By Ada Morehead Holland
In 1908, on the age of 11, Helen moved together with her family members to what might later develop into Jim Hogg County. formed through her rugged atmosphere, she labored together with her father within the box doing a man's paintings for 3 years, with no advantage of colleges, church buildings, or clinical awareness. Then, full of wish for an schooling, she started to collect an unorthodox, haphazard person who finally resulted in university. She tutored teenagers, taught college for a time, and served as county/district clerk. Then she met and married Texas Ranger, later sheriff, Pell Harbison. at the ranch they obtained close to Hebbronville, they raised six youngsters and shared a lifetime of problem, progress, and obdurate labor. After her husband's dying, Helen Harbison herself ran the ranch for thirty extra years.
Holland presents a correct photograph of lifestyles in South Texas within the first 1/2 this century and a desirable portrait of a girl of the Texas brush who was firm, self sustaining, and able in an age whilst girls weren't anticipated to be.
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Extra info for Brush Country Woman (Centennial Series of the Association of Former Students, Texas A & M, No 26)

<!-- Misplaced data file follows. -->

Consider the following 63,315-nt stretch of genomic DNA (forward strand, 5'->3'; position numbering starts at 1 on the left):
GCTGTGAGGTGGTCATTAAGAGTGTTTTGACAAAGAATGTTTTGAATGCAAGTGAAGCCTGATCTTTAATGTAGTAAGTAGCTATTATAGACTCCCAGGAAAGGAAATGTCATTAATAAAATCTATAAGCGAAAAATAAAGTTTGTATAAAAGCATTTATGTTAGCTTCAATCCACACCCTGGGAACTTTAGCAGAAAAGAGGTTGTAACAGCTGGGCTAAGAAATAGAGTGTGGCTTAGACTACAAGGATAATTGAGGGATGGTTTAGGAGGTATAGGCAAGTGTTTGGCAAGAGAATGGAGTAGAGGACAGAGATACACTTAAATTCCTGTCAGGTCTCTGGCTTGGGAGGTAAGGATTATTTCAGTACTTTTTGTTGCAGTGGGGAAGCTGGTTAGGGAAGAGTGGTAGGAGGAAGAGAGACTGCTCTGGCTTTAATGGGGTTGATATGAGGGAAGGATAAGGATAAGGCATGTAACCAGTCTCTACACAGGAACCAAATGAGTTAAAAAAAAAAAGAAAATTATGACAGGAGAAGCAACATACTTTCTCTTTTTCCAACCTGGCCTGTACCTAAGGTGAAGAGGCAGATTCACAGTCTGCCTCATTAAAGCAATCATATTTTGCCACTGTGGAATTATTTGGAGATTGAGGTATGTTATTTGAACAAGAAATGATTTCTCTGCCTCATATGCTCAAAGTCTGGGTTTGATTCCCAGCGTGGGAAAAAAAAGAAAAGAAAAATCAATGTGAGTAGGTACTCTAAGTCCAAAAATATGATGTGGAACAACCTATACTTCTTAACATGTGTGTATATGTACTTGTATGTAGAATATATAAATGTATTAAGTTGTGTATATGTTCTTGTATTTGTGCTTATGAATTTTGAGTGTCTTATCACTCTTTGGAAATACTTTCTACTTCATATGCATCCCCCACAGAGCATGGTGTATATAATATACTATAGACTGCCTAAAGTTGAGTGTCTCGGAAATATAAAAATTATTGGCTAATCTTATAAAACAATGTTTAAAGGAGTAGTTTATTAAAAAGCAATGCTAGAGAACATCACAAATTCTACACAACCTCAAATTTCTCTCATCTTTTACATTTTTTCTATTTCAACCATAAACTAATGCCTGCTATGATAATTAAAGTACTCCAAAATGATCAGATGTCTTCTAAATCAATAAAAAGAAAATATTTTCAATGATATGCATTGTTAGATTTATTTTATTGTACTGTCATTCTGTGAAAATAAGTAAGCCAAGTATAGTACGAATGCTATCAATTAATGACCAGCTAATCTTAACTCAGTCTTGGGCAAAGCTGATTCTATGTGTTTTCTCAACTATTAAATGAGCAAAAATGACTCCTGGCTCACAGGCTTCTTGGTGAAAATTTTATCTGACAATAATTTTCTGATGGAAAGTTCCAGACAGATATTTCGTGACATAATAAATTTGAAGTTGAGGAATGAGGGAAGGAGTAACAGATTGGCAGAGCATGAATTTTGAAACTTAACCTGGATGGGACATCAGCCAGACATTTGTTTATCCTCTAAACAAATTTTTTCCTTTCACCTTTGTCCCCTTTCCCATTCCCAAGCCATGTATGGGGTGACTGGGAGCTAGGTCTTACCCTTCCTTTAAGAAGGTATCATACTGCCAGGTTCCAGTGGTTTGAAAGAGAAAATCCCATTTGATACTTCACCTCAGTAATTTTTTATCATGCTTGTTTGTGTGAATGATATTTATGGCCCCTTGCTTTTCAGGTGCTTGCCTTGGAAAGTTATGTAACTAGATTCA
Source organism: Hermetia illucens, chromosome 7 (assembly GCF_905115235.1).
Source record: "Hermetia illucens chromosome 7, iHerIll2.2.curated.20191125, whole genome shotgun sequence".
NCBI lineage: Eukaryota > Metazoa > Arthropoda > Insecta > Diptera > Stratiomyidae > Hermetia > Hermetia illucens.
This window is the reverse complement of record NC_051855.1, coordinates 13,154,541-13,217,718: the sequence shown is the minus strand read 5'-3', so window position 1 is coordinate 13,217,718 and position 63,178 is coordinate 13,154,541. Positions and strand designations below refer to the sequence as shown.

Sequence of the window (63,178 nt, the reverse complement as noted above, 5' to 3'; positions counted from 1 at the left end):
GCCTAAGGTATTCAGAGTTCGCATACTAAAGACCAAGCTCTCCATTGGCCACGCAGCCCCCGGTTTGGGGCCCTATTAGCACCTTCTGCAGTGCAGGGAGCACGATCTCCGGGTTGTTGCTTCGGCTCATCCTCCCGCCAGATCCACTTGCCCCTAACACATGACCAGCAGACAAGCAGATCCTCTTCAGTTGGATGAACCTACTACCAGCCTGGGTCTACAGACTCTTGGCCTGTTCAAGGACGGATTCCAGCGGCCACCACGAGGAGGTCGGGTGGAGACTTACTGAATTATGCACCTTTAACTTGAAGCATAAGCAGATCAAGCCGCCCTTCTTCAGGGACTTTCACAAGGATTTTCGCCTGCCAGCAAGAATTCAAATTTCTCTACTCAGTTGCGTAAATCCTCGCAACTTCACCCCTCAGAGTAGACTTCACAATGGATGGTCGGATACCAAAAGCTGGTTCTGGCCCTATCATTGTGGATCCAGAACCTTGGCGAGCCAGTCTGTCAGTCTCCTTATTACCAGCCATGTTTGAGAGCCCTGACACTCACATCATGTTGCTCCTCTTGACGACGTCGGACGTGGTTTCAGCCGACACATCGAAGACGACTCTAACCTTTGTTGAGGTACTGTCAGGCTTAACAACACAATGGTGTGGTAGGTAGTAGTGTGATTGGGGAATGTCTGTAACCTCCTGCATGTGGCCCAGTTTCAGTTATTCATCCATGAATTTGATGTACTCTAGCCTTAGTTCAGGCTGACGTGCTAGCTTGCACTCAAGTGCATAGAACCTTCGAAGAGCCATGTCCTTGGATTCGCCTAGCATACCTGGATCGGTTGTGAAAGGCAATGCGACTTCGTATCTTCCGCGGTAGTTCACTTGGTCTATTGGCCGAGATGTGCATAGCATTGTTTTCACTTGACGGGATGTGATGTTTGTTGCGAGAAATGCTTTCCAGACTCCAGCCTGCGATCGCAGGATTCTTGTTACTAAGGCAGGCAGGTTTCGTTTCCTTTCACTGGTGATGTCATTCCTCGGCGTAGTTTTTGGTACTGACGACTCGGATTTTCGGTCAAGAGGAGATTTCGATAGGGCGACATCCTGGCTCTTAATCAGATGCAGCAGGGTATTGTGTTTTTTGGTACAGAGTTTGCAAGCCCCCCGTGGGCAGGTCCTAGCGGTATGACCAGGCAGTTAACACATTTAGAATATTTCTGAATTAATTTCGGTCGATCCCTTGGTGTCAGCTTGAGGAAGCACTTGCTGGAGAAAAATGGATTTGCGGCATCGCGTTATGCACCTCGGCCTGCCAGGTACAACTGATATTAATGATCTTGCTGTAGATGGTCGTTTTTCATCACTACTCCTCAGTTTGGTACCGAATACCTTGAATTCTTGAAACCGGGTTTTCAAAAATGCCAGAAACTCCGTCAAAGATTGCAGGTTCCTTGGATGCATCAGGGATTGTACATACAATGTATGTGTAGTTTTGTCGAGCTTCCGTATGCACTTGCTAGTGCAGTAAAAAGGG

H. R. Burke, Department of Entomology, Texas A&M University, for assistance in researching the history of the boll weevil; to Dillard Wied of Hebbronville for information about waterwell drilling in Jim Hogg County; to Ernest Haner, Hebbronville, for help with the map of Jim Hogg County; and to Edna Glendenning, also of Hebbronville, for the loan of out-of-print books about that area; also to James Gibbs, Glenn Cross, Saundra Stowe, Bertha Roberts, and Dorothy English, all of Crockett, for assistance in running down important bits of information.
Helen banged the trunk lid down, glanced again at the snow the wind was whipping around the corner of the house, and went to learn what her mother wanted. In the kitchen was a neighbor who had brought a pot of soup for their supper. Mattie told Helen: "You know that gas hotplate that's there on the back porch? Well, Mrs. Smith here says that new woman that moved into the old Wilcox house across the railroad tracks was looking for one of them. I want you to run over there with it and see if she'll buy it.
Nobody said anything more. The girls sneaked back up to their bed. That wasn't the first time the two girls had been out of bed when Page 23 their parents thought they were asleep. They frequently got up and sat by the window, especially on moonlit nights, and entertained themselves by telling short stories. It was an idea that had occurred to them one time when long weeks passed without a package of magazines from Uncle John. Helen told Garland: "We don't have to wait for the stories in the magazines.